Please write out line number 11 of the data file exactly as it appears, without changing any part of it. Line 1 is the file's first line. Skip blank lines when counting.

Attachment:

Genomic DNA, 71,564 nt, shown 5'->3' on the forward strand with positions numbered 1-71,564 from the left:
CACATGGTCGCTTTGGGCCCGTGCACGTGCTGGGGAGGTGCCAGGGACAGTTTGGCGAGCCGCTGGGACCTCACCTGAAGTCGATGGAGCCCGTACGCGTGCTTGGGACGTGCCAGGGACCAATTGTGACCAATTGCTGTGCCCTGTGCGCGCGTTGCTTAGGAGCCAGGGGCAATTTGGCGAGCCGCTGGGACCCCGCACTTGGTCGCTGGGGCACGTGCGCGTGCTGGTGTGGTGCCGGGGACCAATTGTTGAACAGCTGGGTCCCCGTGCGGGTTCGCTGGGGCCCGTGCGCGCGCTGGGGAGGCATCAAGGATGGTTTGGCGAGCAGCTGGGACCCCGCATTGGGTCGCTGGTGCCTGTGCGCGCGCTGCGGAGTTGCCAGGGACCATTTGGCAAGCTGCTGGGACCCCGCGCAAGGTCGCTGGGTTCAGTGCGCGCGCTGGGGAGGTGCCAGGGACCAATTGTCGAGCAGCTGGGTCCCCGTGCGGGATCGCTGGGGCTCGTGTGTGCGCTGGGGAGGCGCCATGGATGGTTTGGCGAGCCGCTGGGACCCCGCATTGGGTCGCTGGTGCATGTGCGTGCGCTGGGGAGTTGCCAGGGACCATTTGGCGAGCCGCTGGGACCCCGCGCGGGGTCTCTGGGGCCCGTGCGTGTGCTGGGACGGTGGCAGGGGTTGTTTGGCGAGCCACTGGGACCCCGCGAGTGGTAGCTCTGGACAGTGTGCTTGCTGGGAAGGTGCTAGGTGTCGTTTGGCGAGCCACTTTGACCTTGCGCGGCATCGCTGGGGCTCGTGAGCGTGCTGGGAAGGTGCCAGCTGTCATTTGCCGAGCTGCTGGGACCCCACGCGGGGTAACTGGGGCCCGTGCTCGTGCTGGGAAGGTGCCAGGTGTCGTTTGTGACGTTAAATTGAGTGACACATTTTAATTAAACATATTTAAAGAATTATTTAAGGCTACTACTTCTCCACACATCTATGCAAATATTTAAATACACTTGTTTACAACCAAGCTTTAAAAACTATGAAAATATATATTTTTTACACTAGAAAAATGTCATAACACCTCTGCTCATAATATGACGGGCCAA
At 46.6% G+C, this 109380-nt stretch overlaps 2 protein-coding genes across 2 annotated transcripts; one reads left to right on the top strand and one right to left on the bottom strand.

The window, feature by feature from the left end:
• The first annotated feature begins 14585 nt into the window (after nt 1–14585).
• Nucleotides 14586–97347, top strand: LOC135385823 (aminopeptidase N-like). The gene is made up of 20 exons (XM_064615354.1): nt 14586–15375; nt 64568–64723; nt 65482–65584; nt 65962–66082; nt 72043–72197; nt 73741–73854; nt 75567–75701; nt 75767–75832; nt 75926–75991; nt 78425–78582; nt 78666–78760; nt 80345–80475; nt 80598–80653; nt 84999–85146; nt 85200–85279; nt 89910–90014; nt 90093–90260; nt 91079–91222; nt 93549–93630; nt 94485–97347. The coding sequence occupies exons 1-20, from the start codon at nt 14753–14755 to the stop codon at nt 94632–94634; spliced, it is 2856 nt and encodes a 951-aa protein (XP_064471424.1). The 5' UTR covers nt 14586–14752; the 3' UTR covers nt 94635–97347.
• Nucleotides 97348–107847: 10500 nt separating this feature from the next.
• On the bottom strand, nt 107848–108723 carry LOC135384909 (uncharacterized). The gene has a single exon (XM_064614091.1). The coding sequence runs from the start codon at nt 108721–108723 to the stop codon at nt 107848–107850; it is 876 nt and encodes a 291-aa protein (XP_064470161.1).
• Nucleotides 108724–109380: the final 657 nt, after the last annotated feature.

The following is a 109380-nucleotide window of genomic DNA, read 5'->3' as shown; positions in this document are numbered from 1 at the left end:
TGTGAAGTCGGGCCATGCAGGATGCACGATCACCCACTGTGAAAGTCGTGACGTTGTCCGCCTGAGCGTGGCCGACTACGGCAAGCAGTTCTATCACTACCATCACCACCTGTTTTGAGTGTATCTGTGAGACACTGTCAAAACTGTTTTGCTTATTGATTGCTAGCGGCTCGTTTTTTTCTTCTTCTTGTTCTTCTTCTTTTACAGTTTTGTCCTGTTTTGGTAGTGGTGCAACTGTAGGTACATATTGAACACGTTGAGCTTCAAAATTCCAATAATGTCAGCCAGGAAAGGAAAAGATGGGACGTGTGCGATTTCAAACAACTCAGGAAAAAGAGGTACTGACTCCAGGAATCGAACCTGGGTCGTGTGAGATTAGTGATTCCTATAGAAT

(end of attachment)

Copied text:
TGTGAAGTCGGGCCATGCAGGATGCACGATCACCCACTGTGAAAGTCGTGACGTTGTCCGCCTGAGCGTGGCCGACTACGGCAAGCAGTTCTATCACTACCATCACCACCTGTTTTGAGTGTATCTGTGAGACACTGTCAAAACTGTTTTGCTTATTGATTGCTAGCGGCTCGTTTTTTTCTTCTTCTTGTTCTTCTTCTTTTACAGTTTTGTCCTGTTTTGGTAGTGGTGCAACTGTAGGTACATATTGAACACGTTGAGCTTCAAAATTCCAATAATGTCAGCCAGGAAAGGAAAAGATGGGACGTGTGCGATTTCAAACAACTCAGGAAAAAGAGGTACTGACTCCAGGAATCGAACCTGGGTCGTGTGAGATTAGTGATTCCTATAGAAT